Tech Talk: Tel Aviv hosts international cybersecurity conference

Well-known cyber experts, policy makers, researchers, security officials and diplomats, including US Ambassador to Israel Dan Shapiro, met at Tel Aviv University last week.

By
June 30, 2015 21:06
3 minute read.
Dan Shapiro

Dan Shapiro. (photo credit: MARC ISRAEL SELLEM/THE JERUSALEM POST,MARC ISRAEL SELLEM)

 
X

Dear Reader,
As you can imagine, more people are reading The Jerusalem Post than ever before. Nevertheless, traditional business models are no longer sustainable and high-quality publications, like ours, are being forced to look for new ways to keep going. Unlike many other news organizations, we have not put up a paywall. We want to keep our journalism open and accessible and be able to keep providing you with news and analyses from the frontlines of Israel, the Middle East and the Jewish World.

As one of our loyal readers, we ask you to be our partner.

For $5 a month you will receive access to the following:

  • A user experience almost completely free of ads
  • Access to our Premium Section
  • Content from the award-winning Jerusalem Report and our monthly magazine to learn Hebrew - Ivrit
  • A brand new ePaper featuring the daily newspaper as it appears in print in Israel

Help us grow and continue telling Israel’s story to the world.

Thank you,

Ronit Hasin-Hochman, CEO, Jerusalem Post Group
Yaakov Katz, Editor-in-Chief

UPGRADE YOUR JPOST EXPERIENCE FOR 5$ PER MONTH Show me later Don't show it again

Well-known cyber experts, policy makers, researchers, security officials and diplomats, including US Ambassador to Israel Dan Shapiro, met at Tel Aviv University last week for the 5th Annual International Cybersecurity Conference.

The conference was organized by Prof. Isaac Ben Israel and Dr. Eviatar Matania, the head of the Israeli National Cyber Bureau. It was held jointly this year by the Yuval Ne’eman Workshop for Science, Technology and Security, the National Cyber Bureau, the Prime Minister’s Office, the Blavatnik Interdisciplinary Cyber Research Center (ICRC) and Tel Aviv University. It included workshops, lectures and discussions on methods and ideas concerning evolving cyber technologies.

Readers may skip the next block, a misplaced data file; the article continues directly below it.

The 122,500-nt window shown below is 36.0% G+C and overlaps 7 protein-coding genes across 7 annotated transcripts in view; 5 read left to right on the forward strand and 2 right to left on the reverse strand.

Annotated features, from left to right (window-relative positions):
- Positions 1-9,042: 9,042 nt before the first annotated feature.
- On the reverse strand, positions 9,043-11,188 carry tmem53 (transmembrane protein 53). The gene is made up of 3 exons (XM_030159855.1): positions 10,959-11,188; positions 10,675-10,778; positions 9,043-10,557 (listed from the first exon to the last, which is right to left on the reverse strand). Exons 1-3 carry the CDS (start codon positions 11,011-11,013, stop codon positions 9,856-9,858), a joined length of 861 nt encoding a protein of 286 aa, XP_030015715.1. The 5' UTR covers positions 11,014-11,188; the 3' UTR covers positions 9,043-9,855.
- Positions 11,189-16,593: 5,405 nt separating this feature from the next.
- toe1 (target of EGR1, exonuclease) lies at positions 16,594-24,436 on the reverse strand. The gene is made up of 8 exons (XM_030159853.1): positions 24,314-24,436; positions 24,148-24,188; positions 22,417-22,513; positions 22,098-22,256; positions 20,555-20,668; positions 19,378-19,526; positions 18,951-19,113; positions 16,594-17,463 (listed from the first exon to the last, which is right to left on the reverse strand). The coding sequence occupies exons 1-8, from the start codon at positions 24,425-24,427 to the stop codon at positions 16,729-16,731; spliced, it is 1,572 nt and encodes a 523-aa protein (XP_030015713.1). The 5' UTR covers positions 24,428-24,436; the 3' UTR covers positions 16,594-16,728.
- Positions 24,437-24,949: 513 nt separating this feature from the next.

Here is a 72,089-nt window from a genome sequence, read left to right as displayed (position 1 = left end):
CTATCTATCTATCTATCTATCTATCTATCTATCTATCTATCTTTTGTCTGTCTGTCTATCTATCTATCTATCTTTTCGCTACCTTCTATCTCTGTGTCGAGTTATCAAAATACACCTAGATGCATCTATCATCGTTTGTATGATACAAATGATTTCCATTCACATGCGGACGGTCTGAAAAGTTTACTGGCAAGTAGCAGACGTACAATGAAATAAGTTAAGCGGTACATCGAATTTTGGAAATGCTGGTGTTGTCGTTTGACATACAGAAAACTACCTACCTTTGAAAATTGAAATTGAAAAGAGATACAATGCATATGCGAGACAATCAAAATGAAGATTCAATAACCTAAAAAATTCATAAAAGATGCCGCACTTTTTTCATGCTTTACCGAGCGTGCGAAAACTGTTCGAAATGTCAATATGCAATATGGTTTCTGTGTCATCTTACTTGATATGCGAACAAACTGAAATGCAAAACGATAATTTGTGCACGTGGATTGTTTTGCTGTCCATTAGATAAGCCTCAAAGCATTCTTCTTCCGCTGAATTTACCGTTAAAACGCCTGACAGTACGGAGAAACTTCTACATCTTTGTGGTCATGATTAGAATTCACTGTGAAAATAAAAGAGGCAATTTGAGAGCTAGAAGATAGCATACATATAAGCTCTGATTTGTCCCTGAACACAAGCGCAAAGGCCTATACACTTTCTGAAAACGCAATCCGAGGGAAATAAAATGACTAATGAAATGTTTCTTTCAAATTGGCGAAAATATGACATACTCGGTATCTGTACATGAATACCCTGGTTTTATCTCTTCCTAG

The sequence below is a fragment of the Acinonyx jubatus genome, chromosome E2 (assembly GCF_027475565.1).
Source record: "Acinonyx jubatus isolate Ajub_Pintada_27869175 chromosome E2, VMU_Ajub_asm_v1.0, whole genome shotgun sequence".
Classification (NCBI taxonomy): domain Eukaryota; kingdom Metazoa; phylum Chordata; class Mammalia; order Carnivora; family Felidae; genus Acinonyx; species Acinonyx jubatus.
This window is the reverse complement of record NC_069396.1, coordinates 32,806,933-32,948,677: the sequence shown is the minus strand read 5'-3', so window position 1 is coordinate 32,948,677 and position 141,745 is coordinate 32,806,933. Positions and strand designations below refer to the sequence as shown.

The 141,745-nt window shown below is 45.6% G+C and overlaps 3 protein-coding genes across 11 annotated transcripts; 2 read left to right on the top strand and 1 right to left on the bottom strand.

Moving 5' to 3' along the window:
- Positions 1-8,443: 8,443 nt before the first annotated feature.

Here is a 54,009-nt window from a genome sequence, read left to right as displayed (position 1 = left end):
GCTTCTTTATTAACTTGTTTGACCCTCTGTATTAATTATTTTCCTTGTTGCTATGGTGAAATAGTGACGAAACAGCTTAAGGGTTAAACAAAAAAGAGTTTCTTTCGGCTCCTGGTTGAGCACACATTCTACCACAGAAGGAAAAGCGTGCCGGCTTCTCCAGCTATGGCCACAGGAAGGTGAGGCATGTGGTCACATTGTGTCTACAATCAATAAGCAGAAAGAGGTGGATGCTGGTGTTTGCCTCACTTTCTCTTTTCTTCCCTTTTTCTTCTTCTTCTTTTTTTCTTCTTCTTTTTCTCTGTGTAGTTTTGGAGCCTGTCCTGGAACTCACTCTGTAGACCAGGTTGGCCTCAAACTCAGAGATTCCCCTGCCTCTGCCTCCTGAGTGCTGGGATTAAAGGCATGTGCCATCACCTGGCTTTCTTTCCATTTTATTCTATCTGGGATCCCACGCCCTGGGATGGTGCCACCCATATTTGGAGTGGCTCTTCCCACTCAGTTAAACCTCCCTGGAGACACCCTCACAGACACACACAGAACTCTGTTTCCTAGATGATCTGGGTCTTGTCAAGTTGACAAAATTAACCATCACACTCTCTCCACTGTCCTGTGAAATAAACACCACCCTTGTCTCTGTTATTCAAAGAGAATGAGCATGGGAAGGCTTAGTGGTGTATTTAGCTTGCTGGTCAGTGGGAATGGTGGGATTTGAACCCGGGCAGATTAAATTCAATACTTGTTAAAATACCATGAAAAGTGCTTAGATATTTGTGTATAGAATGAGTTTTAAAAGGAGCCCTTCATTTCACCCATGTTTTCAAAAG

Be the first to know - Join our Facebook page.


A number of Israeli cybersecurity companies took part in the conference, including Qualcomm, Check Point and Intel Security.

“At any given time we have 250 researchers and assistants gathering information and fine-tuning their specialties in the field of cybersecurity,” TAU President Joseph Klafter said.

Shapiro said: “During the last five years, great attention has been focused on cyber issues the world over by governments, the private sector, civil society and the media. Certainly in both the United States and Israel our respective governments have created new mechanisms, policies and agencies to better manage our engagement on cyber issues and responses to cyber threats.”

“The United States and Israel are natural partners in working together on cyber issues due to our shared values and our open and democratic societies, as well as the extraordinary talent and innovation of our technical communities,” he said. “A vital part of our cyber policy is protecting Internet freedom.

We want the Internet to be an open, global space for freedom of expression.



The United States and Israel are continuing to cooperate on these issues... for our national security, our economic prosperity and our shared commitment to protect the freedom of expression of people across the planet.”

Matania said: “To a certain extent, the cybernetic threat bypasses all the huge security capabilities the state has built to prevent various threats. In a cyber world there are no borders, and the physical walls that have been built at an expense of billions simply will not help.”

“Investments in cyber companies in Israel have amounted to more than $250 million, and Israeli cyber companies have been acquired this year for a total sum of more than $1 billion,” he said.

Matania also spoke about Israel’s great achievements in the field of cybersecurity, especially the construction of the academy’s eco system and the human resources that made this possible.

Another achievement he spoke about was the founding of the new government organization that deals with cyber issues.

FairFly Israeli start-up FairFly has developed an app that searches for significantly lower fares for airplane tickets and then alerts passengers so that they can cancel their previous ticket and book the cheaper one. It has announced the completion of a $2 million round of financing from Blumberg Capital. FairFly had raised seed money from Waze cofounder Uri Levine, who is now chairman of the company.

After you buy an airplane ticket online, you download the FairFly app on your phone (available for iOS and Android) and then forward the e-ticket to trips@fairfly.

com. FairFly monitors the Internet, and when it finds a cheaper fare – factoring in the ticket’s cancellation fee – it alerts the customer.

At this point, you can either switch the flight on your own, or you can have FairFly do it for you (for free). The company plans to charge fees in the future.

FairFly was founded by three young entrepreneurs, Aviel Siman-Tov, Gili Lichtman and Ami Goldenberg.

If you run a young start-up, have developed an interesting app or have a question, please feel free to contact info@ social-wisdom.com.

Translated by Hannah Hochner.

Related Content

Workers strike outside of the Teva building in Jerusalem, December 2017
December 18, 2017
Workers make explosive threats as massive Teva layoff strikes continue

By MAX SCHINDLER